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Worlds Apart? The Deaf and Hard-of-hearing Learn Foreign Languages

by Tom Thompson

I've traveled all over the world to learn various languages, with some of those wonderful experiences detailed here in Omniglot. Thus, the surprising joy of a chance encounter with both foreign language faculty and students at Gallaudet University, only two subway stops from my home in Washington, D.C.! Gallaudet University is the only four year liberal arts college in the world primarily serving deaf and hard-of-hearing students.

Just the sheer volume of communication that goes on at Gallaudet was a revelation to me. Communication is open and expedited by pagers, instant messaging, and on-line video conversation. There are videophone booths throughout the campus. Everyone signs in American Sign Language (ASL), which has its own unique nature as a non-print, non-written visual and embodied language. Classrooms at Gallaudet emphasize visual media, both textual and pictorial. And classrooms have lots of overhead projectors, Internet links with chalkboards for written work and variable lighting for good vision. Classrooms have circular seating so that everybody can see each other. Communication is both manual, for signs and signed language, and oral, for the development of oral speech and lip-reading. As a guest speaker, my lecture was translated into ASL, and there was also simultaneous captioned video!

The school has a long history of foreign language teaching. There are classes in Spanish, French, German, Latin and Italian. The emphasis is on reading and writing. And a student with voicing capability who wishes to work on speaking the target language can easily do so. The school provides all levels of undergraduate language instruction, as well as courses in literature in translation and advanced special topics.

One of the faculty has noted that that it can be a challenge at times to explain certain aspects of language that are specifically related to speech. Diacritical marks or irregular spellings that have a vocalic rationale are illustrative. But my impression is that these things are simply linguistic “speed bumps,” and little else; as they are crushed by motivated students with high standards.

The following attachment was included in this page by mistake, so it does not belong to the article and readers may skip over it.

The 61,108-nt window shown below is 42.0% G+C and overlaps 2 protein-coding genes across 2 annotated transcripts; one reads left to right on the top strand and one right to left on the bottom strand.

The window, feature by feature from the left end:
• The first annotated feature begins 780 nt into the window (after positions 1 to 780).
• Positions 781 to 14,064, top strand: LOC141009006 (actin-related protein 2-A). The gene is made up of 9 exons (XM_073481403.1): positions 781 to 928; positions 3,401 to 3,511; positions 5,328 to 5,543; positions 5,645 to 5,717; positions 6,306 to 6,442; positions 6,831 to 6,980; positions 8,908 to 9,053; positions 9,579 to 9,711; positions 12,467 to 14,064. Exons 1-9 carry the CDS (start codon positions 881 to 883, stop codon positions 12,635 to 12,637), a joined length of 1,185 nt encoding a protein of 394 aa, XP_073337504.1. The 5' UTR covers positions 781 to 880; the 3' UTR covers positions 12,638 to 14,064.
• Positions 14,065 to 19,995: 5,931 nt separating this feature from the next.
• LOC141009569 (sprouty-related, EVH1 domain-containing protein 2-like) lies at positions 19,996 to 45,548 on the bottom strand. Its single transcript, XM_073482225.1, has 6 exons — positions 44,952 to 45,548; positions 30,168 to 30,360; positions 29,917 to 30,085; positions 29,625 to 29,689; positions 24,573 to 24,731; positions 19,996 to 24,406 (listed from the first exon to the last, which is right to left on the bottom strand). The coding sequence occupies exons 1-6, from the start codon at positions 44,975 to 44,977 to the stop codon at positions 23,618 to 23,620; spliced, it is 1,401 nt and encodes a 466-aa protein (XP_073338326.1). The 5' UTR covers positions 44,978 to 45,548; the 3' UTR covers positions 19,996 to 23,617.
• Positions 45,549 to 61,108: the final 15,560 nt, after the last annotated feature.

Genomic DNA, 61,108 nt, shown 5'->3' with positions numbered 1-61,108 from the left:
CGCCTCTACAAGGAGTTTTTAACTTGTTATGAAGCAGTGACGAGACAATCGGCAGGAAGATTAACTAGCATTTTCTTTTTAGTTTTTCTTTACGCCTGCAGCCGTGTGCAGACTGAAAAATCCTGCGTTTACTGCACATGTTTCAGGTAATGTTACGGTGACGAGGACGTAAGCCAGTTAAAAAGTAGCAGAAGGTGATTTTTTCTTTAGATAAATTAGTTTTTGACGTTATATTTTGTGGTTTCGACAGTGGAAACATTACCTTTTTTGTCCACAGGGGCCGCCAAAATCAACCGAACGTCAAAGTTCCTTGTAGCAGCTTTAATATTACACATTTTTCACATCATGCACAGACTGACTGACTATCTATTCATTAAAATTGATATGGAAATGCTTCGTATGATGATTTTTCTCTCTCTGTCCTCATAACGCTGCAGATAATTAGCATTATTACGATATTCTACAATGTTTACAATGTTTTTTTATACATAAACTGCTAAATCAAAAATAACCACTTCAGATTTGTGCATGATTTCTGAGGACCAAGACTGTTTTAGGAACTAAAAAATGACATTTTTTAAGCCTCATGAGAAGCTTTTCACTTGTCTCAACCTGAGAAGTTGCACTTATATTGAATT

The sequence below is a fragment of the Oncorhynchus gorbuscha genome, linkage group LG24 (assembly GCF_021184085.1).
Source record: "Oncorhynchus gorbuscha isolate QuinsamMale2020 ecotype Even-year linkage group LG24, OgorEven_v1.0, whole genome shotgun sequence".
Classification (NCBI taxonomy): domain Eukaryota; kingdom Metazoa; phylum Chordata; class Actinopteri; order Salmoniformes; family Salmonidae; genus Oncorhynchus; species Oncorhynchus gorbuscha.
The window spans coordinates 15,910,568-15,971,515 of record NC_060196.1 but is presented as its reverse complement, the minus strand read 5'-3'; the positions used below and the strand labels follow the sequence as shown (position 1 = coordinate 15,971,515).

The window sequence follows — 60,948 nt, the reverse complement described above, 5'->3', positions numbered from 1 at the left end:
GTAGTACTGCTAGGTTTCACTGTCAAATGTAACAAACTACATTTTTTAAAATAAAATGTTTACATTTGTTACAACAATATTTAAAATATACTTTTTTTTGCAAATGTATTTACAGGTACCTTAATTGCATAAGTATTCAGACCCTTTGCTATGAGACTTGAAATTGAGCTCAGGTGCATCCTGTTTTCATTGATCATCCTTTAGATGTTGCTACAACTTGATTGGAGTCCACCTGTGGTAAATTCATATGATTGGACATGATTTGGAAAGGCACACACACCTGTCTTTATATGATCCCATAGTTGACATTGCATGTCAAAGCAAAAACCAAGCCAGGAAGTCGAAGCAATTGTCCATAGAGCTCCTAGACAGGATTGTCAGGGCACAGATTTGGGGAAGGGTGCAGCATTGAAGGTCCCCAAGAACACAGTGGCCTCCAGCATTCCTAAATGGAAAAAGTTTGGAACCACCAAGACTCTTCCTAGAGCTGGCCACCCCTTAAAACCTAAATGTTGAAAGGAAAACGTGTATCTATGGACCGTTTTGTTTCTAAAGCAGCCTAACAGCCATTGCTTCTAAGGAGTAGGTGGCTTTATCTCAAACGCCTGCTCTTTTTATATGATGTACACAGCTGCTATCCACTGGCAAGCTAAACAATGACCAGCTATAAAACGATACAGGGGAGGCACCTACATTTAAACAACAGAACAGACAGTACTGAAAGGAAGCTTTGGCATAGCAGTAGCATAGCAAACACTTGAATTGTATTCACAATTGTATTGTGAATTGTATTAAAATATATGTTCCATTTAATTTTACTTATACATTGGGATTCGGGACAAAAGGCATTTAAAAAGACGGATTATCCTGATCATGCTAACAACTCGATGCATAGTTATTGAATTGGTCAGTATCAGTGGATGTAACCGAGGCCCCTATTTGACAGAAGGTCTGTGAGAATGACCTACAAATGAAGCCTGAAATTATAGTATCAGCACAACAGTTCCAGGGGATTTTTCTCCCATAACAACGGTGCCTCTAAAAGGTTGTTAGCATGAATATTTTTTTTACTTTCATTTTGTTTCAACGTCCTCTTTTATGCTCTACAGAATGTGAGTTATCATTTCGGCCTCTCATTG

One of the fascinating teaching innovations at Gallaudet has been incorporating foreign sign language into the instruction of written foreign language for deaf students. The Spanish-language program has experimented with combining written Spanish and the Costa Rican sign language known as LESCO (Lengua de Señas de Costa Rica). LESCO shares about 70% of its vocabulary with ASL. The insight is that certain signs might be accompanied by specific oral movements that partially match the articulation of the corresponding word in the spoken language. Shared signs in ASL and LESCO might therefore occasionally be accompanied by different mouth movements, matching English and Spanish, respectively.

Gallaudet's students reap the same benefits from foreign language study that other students do. The improvement of English, the expansion of vocabulary through shared etymology, and the benefit of studying comparative syntax are all abundantly in evidence.

It's probably unrealistic to believe that I'll ever become fluent in ASL, but a few basic signs, intuitive and simple enough to learn, went a long way to ease my nervousness as a guest speaker. I've yet to meet a more energetic and focused group of students, who are still emailing me long after my introductory lecture on the mechanics of written Chinese. I mentioned that being able to read Chinese characters could be satisfying, but that it's also rewarding to be able to write them. What was scheduled for a half hour only ended several hours later!

In turn, I've become fascinated with ASL. It syntactically contains properties like other languages, such as nouns, verbs, and adjectives. There's a grammar that has to be followed. Frustrated with the pace my ASL efforts, I've reached out to some of the Gallaudet students for help; in that process they've patiently convinced me that ASL grammar shares more with Chinese than it does with English.

Tom Thompson writes frequently on foreign language topics.

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